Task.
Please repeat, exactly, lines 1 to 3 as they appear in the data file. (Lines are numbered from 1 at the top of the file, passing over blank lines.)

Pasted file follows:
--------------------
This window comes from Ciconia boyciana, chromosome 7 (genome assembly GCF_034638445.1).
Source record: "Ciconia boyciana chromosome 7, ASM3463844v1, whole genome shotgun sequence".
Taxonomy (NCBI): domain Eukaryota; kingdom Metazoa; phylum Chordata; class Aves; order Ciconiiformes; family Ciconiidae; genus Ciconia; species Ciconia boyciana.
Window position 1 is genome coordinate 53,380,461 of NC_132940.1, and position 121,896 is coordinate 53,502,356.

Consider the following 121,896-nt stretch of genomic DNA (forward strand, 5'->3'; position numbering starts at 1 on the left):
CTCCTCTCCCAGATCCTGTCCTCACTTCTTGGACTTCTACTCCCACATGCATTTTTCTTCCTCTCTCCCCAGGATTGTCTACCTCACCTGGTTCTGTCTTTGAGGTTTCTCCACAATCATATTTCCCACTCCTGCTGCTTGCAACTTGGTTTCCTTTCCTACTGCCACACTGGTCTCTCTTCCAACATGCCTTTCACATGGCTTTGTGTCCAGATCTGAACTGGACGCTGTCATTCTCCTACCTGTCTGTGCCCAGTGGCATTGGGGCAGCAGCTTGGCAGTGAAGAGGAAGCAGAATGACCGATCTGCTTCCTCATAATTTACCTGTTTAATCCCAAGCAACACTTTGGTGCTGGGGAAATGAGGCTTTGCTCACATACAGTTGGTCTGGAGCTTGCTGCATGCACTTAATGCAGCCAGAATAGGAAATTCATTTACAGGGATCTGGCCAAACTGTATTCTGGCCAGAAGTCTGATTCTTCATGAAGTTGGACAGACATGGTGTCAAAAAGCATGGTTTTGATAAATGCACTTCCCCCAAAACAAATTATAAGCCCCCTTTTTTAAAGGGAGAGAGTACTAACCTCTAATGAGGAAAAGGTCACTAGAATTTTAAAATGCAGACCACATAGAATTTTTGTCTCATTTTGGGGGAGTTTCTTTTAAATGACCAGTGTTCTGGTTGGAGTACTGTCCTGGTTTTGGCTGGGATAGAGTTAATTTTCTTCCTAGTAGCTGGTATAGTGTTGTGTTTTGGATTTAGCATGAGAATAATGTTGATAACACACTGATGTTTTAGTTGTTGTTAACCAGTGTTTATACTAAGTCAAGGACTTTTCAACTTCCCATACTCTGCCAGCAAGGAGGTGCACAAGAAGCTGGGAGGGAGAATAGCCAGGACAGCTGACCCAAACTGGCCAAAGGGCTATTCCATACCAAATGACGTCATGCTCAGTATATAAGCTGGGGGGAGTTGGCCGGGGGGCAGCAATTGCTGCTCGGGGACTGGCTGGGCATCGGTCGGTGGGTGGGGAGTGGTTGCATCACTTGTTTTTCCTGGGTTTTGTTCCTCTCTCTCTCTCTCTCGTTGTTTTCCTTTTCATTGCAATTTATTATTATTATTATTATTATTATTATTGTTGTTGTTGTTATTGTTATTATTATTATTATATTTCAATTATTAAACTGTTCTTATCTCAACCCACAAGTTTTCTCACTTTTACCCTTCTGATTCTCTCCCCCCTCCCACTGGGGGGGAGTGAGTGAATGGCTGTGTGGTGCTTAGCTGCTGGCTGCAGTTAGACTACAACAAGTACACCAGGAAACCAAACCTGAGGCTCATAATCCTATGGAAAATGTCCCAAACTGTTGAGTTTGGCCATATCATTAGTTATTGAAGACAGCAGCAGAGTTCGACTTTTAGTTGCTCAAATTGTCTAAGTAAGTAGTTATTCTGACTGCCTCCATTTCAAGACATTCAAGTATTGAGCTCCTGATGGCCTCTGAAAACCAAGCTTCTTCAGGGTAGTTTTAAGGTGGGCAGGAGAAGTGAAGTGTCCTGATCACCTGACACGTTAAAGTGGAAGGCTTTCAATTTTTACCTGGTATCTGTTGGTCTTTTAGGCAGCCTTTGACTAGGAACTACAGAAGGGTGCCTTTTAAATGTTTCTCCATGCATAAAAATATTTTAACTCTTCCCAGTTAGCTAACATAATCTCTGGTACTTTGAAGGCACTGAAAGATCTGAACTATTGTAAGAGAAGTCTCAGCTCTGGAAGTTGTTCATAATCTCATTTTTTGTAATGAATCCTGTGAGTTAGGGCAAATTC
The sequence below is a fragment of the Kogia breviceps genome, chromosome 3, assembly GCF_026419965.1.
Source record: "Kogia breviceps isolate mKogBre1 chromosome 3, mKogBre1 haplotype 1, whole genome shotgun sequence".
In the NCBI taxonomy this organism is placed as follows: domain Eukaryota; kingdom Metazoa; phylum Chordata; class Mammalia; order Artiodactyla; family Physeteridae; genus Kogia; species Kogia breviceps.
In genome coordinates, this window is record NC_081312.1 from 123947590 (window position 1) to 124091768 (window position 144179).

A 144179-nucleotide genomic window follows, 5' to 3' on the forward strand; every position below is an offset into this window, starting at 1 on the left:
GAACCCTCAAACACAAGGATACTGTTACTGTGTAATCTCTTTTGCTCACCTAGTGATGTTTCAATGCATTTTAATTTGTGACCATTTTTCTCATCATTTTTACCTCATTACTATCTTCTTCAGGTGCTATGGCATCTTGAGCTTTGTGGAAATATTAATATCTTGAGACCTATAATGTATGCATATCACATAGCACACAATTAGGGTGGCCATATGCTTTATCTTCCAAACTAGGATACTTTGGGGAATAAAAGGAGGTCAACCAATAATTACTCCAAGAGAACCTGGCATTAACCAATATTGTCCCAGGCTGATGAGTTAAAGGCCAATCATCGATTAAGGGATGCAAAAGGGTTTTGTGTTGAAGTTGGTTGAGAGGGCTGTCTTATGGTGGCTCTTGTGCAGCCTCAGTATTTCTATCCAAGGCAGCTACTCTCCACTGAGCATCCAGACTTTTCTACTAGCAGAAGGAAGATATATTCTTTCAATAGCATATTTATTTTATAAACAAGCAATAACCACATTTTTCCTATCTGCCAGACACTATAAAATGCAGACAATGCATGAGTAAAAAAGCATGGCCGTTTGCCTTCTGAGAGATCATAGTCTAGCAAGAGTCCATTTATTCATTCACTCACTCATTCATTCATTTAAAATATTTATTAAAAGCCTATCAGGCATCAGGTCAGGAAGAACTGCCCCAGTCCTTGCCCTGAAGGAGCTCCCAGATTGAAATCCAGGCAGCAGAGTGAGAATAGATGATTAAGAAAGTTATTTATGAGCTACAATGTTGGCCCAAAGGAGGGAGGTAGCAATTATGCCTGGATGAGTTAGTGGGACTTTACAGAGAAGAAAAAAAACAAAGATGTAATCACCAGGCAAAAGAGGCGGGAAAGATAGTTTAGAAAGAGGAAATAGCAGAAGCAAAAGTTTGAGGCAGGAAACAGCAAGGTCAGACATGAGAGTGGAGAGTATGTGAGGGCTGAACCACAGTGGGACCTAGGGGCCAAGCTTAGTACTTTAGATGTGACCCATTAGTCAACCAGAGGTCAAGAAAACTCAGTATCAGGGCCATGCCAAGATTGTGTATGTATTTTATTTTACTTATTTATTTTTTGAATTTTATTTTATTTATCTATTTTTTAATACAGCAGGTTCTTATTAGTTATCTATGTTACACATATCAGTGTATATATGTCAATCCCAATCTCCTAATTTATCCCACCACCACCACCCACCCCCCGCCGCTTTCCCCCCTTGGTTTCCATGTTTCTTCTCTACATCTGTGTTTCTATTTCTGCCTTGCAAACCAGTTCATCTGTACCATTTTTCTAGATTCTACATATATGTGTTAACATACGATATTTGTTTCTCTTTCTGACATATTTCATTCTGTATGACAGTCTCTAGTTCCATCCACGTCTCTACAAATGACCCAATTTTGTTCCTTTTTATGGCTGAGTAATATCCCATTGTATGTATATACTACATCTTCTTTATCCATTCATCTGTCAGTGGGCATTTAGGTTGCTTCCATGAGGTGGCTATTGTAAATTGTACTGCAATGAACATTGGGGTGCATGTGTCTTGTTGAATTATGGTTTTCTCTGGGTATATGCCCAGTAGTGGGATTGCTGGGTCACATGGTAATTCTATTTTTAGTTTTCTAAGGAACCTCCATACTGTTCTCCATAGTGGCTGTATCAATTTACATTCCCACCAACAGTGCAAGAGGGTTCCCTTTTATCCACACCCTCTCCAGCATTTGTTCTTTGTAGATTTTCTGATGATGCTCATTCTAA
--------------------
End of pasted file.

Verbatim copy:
This window comes from Ciconia boyciana, chromosome 7 (genome assembly GCF_034638445.1).
Source record: "Ciconia boyciana chromosome 7, ASM3463844v1, whole genome shotgun sequence".
Taxonomy (NCBI): domain Eukaryota; kingdom Metazoa; phylum Chordata; class Aves; order Ciconiiformes; family Ciconiidae; genus Ciconia; species Ciconia boyciana.